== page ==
• Stealing the title of one of my favorite columns, Valuation Matters, I made a bet on Ross that didn't pan out -- the company has performed very poorly for most of the period that I owned the stock -- but I didn't lose any money. Why? Because I bought with a big margin of safety -- something that's always important, but it's especially critical in this sector. So many stocks today have no margin of safety whatsoever, yet na�ve (or perhaps cynical) investors pile into them, assuming a significant risk of severe, permanent loss of capital. It's understandable, given that the market -- at least until quite recently -- has been richly rewarding this behavior for quite a while, causing some to confuse brains with a bull market. But even if one survives the excitement of going over Niagara Falls in a barrel, it is still a dumb thing to do. And I believe the days in which reckless investing is rewarded are rapidly coming to an end.
  • I didn't sell Ross because the stock had declined, I couldn't take the pain, and wanted to escape with my original investment intact. (Sounds silly, doesn't it? But studies show that this is precisely how most investors behave.) I sold because of the deterioration of the underlying business. If anything, the decline in the stock price made it a harder decision to sell since so much bad news is now reflected in the price.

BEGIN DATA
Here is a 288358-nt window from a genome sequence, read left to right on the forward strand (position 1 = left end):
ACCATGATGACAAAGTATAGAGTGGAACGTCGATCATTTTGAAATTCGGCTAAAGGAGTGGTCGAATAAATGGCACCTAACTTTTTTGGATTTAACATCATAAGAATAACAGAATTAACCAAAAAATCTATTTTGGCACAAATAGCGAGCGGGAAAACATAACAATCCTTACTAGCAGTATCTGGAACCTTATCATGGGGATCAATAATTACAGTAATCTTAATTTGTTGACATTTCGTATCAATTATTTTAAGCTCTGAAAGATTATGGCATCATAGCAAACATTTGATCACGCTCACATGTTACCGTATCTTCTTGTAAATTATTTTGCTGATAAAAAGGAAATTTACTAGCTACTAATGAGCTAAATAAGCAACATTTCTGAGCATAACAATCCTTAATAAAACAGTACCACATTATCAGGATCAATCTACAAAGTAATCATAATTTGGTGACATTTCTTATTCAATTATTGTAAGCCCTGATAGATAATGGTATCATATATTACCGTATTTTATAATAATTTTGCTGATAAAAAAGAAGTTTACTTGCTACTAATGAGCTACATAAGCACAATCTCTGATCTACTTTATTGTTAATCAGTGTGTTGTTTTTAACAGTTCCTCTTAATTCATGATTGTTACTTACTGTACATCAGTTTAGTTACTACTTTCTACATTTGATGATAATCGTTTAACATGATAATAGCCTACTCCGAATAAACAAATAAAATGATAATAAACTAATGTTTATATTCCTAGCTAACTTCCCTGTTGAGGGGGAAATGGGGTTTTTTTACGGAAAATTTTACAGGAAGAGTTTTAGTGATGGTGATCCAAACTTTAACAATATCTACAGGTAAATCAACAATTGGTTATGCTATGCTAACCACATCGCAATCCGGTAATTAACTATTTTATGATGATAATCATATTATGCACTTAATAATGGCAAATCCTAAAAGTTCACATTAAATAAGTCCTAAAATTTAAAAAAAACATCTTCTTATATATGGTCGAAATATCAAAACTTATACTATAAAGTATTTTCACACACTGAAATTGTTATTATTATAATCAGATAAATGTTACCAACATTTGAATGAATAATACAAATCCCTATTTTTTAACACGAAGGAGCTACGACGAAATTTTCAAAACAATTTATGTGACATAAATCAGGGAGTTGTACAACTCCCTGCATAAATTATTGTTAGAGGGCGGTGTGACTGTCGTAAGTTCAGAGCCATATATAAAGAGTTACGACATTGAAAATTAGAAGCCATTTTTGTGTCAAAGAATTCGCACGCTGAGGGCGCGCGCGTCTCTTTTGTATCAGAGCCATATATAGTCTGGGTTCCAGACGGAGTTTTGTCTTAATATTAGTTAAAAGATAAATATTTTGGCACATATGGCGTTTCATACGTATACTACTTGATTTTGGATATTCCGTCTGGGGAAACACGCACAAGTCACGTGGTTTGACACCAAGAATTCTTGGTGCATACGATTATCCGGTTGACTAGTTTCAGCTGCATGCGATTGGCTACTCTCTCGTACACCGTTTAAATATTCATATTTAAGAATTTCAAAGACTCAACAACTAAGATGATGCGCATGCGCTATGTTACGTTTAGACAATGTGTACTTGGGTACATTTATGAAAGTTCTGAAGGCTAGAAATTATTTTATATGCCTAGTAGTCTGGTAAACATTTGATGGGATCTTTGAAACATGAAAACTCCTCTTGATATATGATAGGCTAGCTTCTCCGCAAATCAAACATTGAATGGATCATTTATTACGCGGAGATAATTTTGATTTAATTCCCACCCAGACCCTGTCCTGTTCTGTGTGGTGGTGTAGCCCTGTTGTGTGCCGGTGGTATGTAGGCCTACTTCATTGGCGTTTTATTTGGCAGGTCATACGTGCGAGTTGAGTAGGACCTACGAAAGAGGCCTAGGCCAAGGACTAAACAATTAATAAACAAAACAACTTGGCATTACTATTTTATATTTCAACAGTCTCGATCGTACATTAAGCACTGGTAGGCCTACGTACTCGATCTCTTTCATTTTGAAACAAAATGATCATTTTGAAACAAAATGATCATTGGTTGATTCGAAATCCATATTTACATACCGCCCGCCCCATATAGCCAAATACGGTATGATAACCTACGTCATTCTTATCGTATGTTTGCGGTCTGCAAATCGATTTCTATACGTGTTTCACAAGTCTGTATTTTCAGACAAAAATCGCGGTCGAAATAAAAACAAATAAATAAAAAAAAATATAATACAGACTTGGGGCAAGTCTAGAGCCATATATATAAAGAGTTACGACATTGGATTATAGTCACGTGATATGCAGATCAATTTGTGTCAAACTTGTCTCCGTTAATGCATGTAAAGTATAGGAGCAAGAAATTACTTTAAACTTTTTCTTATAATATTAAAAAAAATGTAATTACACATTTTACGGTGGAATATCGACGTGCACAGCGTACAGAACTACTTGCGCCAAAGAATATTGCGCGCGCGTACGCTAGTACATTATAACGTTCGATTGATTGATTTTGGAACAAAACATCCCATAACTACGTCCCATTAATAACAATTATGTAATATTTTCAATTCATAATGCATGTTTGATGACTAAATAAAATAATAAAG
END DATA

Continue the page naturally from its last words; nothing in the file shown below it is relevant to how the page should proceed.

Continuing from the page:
Never let the market drive your buying or selling decisions. As Ben Graham wrote in The Intelligent Investor:

"The investor who permits himself to be stampeded or unduly worried by unjustified market declines in his holdings is perversely transforming his basic advantage into a basic disadvantage. That man would be better off if his stocks had no market quotation at all, for he would then be spared the mental anguish caused him by other persons' mistakes of judgment."

Warren Buffett echoed this advice, noting that "Mr. Market is your servant, not your guide."

  • Publicly disclosing a favorite stock -- as I did with Ross -- entails the risk of getting egg on your face if it turns out to be a bad pick. That egg can be pretty tasty, however, if it helps you identify and rectify a mistake.
  • There is no shame in making a mistake. Despite a great deal of research and analysis, I make plenty of them -- and so does every other investor -- because the future is inherently unpredictable. But there is shame in refusing to acknowledge a mistake and rectifying it.